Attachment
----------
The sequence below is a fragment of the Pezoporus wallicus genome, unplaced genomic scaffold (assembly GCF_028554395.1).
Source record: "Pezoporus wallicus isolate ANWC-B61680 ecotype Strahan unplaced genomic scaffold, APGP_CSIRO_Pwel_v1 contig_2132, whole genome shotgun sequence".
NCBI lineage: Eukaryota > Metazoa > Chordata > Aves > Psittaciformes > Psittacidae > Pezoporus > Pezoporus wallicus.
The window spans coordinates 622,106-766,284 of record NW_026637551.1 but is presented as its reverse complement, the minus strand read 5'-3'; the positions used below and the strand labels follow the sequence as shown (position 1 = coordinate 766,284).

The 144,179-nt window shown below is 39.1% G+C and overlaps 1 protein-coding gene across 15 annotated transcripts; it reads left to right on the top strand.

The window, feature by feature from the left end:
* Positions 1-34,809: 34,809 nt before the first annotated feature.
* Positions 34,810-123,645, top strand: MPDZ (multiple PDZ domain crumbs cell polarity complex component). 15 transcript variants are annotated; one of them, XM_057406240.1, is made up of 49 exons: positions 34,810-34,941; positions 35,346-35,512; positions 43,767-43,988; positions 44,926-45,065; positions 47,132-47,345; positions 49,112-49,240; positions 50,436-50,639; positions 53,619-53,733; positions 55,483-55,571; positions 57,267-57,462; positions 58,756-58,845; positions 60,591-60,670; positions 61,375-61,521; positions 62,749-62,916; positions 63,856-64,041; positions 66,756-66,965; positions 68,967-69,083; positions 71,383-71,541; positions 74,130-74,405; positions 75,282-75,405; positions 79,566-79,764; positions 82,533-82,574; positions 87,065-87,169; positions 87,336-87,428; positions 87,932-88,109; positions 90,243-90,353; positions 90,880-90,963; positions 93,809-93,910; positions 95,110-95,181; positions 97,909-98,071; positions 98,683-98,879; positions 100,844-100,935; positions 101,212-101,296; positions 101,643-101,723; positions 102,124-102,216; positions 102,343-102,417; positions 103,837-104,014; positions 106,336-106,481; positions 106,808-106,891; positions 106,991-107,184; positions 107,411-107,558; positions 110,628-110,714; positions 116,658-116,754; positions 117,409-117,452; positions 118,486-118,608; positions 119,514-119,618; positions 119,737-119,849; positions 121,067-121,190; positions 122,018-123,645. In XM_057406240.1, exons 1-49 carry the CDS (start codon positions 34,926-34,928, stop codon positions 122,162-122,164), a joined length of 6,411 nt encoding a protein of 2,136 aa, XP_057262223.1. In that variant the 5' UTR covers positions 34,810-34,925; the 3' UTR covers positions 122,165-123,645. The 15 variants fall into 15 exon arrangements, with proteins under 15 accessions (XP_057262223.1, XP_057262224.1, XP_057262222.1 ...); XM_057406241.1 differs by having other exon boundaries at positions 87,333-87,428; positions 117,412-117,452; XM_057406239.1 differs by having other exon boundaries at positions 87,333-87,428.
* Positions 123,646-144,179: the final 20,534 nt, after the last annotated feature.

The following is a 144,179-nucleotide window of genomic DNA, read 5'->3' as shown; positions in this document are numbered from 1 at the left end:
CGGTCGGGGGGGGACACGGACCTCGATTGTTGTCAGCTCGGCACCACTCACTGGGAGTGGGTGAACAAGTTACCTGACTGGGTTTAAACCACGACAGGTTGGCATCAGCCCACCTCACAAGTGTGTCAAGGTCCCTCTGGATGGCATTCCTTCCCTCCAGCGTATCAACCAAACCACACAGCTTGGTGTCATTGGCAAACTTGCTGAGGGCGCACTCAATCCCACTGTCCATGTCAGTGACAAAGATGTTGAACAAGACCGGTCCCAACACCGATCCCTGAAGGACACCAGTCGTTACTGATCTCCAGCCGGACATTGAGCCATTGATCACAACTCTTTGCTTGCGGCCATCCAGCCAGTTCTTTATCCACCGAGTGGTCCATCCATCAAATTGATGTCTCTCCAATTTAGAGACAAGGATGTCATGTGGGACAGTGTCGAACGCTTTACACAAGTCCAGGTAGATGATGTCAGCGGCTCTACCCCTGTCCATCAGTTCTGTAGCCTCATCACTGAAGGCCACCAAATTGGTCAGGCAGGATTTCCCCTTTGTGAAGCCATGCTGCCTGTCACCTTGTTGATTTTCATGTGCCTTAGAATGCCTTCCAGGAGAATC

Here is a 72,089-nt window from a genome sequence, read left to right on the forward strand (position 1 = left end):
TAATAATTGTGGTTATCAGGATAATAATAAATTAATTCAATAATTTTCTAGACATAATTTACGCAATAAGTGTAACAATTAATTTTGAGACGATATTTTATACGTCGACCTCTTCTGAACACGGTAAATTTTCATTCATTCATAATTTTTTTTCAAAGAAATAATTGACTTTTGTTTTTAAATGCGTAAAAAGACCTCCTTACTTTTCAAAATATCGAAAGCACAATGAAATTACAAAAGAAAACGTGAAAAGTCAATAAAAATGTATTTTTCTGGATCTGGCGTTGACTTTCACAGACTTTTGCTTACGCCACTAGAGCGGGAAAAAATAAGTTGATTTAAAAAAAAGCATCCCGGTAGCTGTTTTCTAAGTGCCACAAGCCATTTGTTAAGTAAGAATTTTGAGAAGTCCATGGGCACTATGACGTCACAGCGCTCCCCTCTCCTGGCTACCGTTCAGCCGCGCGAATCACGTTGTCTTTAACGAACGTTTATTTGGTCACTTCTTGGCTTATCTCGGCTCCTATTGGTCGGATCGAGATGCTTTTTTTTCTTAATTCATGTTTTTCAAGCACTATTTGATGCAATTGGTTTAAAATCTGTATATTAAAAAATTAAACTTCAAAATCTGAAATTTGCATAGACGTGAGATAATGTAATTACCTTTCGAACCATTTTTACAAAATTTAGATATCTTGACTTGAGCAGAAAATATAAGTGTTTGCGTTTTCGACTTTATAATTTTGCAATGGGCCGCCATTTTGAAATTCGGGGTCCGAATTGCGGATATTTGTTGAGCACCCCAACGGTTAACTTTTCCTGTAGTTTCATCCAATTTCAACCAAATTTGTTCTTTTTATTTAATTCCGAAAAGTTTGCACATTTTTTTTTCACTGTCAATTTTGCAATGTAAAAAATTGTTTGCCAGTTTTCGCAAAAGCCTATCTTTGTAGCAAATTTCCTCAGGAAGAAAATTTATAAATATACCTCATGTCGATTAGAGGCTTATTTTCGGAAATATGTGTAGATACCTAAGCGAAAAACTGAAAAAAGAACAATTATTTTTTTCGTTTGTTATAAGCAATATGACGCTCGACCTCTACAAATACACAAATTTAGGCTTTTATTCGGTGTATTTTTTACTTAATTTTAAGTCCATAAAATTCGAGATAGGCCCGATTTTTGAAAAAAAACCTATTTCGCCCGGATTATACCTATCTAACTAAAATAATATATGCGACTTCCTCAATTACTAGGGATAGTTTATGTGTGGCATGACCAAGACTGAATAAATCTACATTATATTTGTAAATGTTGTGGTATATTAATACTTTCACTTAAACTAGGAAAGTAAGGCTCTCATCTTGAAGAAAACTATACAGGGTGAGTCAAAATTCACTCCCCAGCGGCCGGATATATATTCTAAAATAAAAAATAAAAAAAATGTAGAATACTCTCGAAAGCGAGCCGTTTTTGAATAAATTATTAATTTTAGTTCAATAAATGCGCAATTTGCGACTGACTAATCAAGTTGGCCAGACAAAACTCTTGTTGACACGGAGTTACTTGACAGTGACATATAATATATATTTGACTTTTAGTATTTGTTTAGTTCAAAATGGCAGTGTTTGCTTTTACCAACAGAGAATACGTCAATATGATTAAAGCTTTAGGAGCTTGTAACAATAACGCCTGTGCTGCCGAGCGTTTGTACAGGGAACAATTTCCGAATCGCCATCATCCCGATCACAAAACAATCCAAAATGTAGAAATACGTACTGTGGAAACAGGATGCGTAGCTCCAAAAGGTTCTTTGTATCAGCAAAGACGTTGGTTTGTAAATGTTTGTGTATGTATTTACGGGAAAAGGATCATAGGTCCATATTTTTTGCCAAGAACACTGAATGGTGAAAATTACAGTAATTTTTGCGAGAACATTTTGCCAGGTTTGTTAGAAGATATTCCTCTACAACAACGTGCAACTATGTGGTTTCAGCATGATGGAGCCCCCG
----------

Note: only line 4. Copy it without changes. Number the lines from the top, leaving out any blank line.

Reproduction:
The window spans coordinates 622,106-766,284 of record NW_026637551.1 but is presented as its reverse complement, the minus strand read 5'-3'; the positions used below and the strand labels follow the sequence as shown (position 1 = coordinate 766,284).